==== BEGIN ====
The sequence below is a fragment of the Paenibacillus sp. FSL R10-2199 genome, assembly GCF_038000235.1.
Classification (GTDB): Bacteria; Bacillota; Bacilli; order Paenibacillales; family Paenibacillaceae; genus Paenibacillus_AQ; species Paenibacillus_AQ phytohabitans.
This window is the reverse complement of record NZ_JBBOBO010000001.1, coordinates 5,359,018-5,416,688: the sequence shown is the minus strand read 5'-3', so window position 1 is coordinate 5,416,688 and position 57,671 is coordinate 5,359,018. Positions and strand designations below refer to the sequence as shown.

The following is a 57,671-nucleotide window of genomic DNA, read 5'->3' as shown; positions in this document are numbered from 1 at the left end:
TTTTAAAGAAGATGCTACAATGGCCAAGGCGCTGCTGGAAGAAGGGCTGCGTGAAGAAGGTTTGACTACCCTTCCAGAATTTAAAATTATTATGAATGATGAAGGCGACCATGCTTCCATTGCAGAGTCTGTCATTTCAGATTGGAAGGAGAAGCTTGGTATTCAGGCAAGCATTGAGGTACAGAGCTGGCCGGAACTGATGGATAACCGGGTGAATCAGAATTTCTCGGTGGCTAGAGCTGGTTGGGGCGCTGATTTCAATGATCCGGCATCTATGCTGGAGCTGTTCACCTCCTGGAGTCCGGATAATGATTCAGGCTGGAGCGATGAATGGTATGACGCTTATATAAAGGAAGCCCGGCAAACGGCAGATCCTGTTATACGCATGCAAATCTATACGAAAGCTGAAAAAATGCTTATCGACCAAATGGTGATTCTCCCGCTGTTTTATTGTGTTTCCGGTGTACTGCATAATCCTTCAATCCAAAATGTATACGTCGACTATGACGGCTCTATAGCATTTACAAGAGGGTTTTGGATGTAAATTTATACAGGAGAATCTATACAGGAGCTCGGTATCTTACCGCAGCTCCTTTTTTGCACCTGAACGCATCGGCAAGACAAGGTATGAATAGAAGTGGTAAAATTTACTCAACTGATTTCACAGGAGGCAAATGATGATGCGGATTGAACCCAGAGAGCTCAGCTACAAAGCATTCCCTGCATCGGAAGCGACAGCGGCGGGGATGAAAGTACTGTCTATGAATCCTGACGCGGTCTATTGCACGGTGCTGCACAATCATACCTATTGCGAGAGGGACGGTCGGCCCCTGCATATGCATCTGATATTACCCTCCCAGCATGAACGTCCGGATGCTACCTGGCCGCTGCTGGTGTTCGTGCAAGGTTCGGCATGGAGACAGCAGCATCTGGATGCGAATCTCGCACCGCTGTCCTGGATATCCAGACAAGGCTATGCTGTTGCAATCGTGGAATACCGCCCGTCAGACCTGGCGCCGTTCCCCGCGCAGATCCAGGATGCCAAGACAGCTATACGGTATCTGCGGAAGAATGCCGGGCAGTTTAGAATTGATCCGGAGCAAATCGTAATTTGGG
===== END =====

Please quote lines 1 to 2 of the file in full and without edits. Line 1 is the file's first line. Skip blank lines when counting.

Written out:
The sequence below is a fragment of the Paenibacillus sp. FSL R10-2199 genome, assembly GCF_038000235.1.
Classification (GTDB): Bacteria; Bacillota; Bacilli; order Paenibacillales; family Paenibacillaceae; genus Paenibacillus_AQ; species Paenibacillus_AQ phytohabitans.